Those were good days.

 

giphy.gif

 

@TheLeon

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I think the prevailing question is whether the ‘exogenous’ shock of the coronavirus’ effect on global supply chains ends up exposing underlying weaknesses in how major companies (or a large number of mid-sized companies) have been conducting business/investing during the boom times.
 

If the fundamentals look strong outside of what’s being directly  effected by the spread of the virus, things will bounce back once it’s been contained.  But long expansions tend to paper over structural weaknesses in the economy—if those show up, we might be in for a larger downturn, even after the panic over the virus is over.

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10 hours ago, sblfilms said:

I’ll take 100 years of data over your gut feeling that the President played a large role here, particularly when we have factors that are historically linked to market dips. And I never said they have no effect, don’t alter my argument to fit yours better.

 

I think in general you are correct. However, I think we can all agree that it is possible for a President to have a strong effect on the stock market. An example by hyperbole would be a President issuing an executive order to round up and kill all financial corp executives. Sure, it might not be carried out, but there would be panic. So the question isn't if a President can have an effect, but how much of an effect can they have? Obviously Trump can have an effect based on how he handles the virus, even if it is likely small. But he could also hypothetically have a larger effect if he makes the spread of it much worse, further disrupting the economy. 

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If anything, the cause/effect of the stock market and this president shows that the stock market changes are more likely to have Trump make poor decisions (downplay the coronavirus spreading, poor preparedness, and controlling CDC/HHS statements to name a few) than have the stock market react significantly to only what Trump does/says.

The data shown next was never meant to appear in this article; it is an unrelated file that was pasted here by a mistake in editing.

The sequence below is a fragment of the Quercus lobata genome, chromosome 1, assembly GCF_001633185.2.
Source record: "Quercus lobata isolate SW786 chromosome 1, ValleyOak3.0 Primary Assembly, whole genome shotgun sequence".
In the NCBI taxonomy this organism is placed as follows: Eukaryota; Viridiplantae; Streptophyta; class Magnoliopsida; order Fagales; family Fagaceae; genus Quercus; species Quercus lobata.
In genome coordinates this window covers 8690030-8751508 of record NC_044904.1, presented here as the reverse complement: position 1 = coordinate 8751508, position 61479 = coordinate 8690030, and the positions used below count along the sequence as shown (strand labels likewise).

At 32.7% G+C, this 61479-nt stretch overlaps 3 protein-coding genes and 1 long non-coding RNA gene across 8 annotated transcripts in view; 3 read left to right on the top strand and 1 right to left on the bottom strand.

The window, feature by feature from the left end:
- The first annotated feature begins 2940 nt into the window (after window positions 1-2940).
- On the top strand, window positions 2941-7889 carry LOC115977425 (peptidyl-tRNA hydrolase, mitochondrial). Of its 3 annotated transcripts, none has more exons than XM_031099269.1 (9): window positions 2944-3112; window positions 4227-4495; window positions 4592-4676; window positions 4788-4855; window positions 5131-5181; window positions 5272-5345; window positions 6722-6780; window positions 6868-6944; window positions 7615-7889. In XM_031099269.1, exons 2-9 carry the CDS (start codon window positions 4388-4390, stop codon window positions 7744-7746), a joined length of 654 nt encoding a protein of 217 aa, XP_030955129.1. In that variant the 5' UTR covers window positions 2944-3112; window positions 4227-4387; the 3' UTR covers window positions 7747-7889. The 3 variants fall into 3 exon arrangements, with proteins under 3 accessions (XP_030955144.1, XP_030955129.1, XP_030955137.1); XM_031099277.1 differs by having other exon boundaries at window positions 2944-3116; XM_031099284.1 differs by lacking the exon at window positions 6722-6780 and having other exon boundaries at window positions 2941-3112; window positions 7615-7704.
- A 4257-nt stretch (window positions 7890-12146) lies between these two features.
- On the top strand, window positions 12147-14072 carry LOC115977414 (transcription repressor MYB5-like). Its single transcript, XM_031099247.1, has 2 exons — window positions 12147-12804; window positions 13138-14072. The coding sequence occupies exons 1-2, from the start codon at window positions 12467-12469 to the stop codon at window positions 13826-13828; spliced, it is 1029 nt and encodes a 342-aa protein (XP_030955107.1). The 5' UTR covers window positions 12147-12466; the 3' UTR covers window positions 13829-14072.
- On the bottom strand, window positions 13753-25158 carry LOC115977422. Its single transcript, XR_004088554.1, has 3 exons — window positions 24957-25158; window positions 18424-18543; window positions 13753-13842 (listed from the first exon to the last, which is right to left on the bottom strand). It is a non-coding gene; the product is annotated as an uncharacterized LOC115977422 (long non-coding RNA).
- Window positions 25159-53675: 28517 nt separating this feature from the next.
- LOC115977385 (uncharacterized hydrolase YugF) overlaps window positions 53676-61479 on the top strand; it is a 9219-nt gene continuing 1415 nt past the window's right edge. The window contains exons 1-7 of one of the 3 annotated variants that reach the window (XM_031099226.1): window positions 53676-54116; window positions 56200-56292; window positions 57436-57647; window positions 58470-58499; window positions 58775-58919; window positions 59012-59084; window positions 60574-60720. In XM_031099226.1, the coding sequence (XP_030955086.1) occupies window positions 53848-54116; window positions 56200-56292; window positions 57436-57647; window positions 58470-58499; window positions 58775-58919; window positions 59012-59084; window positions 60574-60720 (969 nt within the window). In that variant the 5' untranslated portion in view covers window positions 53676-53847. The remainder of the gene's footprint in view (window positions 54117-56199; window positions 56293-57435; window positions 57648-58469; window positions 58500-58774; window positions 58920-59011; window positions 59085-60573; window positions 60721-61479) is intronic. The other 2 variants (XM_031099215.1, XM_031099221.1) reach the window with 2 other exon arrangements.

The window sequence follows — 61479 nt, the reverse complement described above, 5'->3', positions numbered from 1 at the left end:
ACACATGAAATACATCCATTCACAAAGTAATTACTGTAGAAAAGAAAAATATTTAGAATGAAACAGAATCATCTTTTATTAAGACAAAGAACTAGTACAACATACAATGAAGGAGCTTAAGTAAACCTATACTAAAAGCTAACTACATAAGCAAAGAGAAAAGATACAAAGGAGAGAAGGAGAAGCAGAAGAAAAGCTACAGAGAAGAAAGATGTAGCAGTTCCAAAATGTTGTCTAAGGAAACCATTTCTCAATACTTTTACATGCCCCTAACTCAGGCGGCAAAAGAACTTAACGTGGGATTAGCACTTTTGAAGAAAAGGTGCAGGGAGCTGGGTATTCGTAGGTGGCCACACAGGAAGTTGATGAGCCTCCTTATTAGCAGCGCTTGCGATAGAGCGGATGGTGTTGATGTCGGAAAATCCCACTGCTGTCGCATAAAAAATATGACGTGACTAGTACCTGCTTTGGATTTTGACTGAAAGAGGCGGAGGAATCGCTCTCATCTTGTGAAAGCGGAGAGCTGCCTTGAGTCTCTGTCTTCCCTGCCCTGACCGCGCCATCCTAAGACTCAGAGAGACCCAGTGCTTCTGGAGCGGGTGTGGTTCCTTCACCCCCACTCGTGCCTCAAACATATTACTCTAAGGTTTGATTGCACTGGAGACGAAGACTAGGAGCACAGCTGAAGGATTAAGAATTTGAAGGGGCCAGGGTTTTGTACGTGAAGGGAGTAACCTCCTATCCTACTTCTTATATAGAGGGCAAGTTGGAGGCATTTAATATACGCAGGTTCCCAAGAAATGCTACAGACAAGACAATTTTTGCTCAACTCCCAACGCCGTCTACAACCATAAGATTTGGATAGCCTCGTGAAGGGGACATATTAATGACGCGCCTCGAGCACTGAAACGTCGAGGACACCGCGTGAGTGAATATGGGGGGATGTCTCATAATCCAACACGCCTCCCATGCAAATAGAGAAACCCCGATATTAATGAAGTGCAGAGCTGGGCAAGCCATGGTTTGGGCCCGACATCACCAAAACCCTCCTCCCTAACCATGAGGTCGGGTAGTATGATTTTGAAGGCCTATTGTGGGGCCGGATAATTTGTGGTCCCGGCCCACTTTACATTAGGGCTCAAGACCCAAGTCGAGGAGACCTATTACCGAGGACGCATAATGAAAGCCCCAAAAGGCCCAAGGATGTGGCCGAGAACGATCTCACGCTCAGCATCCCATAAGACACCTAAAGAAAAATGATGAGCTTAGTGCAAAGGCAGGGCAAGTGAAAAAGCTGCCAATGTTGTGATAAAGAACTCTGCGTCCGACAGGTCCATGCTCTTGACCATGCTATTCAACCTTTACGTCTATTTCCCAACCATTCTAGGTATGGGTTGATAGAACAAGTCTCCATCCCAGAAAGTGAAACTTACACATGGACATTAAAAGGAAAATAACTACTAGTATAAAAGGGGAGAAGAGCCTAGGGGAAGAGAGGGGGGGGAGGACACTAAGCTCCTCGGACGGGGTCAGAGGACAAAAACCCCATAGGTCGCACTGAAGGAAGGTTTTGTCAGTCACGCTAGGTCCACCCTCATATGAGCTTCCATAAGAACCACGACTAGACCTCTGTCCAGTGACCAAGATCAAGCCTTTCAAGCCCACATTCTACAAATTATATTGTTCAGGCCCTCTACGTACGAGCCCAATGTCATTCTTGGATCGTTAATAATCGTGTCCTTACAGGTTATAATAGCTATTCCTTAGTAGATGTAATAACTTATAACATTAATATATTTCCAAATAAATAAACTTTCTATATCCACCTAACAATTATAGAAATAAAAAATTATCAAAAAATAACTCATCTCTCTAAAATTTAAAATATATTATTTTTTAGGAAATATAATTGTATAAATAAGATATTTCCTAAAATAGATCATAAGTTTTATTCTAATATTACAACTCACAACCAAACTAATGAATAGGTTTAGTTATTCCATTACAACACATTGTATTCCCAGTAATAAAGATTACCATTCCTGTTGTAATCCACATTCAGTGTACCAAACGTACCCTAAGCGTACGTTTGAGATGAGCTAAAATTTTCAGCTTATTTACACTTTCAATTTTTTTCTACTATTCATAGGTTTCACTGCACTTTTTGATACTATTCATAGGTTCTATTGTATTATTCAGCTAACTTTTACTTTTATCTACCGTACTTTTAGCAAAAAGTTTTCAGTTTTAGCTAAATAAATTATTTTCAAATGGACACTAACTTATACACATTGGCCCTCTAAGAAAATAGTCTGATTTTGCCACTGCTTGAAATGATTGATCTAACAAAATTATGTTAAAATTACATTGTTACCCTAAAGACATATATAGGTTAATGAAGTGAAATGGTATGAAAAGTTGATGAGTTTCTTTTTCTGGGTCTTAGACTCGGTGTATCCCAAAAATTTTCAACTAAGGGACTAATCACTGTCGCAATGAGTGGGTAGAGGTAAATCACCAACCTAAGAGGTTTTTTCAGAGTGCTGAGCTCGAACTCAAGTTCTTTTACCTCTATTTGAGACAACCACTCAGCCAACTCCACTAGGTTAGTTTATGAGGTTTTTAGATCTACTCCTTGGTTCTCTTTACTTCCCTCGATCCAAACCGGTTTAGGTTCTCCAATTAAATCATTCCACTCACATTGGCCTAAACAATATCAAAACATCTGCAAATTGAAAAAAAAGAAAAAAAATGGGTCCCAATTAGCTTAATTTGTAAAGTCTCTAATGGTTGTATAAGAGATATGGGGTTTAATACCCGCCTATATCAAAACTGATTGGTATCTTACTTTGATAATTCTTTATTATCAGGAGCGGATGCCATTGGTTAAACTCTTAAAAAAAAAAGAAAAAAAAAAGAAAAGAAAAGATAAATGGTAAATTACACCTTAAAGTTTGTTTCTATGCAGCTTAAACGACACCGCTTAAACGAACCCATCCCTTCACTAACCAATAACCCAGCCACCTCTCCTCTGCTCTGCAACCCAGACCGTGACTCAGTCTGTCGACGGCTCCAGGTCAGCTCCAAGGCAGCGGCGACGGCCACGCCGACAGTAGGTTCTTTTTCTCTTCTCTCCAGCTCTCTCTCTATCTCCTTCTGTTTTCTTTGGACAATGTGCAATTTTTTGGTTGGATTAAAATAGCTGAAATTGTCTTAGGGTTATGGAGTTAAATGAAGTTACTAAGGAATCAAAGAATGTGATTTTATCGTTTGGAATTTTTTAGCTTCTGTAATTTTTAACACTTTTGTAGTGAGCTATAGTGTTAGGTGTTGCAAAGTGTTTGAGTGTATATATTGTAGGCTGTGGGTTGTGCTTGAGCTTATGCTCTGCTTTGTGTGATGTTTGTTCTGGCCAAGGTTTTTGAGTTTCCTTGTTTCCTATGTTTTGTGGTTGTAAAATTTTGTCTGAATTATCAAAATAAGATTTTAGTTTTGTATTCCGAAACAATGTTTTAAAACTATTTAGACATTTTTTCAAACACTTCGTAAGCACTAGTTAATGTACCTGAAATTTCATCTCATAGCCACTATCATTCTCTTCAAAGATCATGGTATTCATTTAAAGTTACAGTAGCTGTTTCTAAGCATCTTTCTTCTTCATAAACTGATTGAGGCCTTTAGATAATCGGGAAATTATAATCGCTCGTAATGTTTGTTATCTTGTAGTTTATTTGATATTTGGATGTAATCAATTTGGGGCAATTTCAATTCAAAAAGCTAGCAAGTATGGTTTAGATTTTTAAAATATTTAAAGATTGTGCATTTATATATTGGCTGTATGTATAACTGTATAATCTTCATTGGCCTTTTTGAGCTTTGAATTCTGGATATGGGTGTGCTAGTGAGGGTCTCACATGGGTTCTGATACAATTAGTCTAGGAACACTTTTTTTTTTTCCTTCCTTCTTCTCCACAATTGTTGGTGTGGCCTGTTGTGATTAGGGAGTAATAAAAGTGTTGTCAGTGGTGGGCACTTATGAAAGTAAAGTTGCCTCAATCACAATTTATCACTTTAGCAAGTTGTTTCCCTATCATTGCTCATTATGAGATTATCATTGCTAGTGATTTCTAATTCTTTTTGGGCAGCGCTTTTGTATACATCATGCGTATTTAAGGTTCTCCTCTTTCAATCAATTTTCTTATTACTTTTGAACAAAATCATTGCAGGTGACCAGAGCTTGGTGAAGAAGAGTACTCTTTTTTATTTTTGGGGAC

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2 hours ago, Signifyin(g)Monkey said:

I think the prevailing question is whether the ‘exogenous’ shock of the coronavirus’ effect on global supply chains ends up exposing underlying weaknesses in how major companies (or a large number of mid-sized companies) have been conducting business/investing during the boom times.
 

If the fundamentals look strong outside of what’s being directly  effected by the spread of the virus, things will bounce back once it’s been contained.  But long expansions tend to paper over structural weaknesses in the economy—if those show up, we might be in for a larger downturn, even after the panic over the virus is over.

 

A lot of companies have been trying to suck up to China over the last decade or so, whether it be for foreign labor or as consumers for your products.  Maybe this will turn out to be a cautionary tale of not putting all of your eggs in one basket?

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17 minutes ago, SFLUFAN said:

I'm gonna be a total jerk and point out that none of the losses in the past few days even crack the Top 20 in terms of % :p

 

Not if I edit the Wikipedia page. :]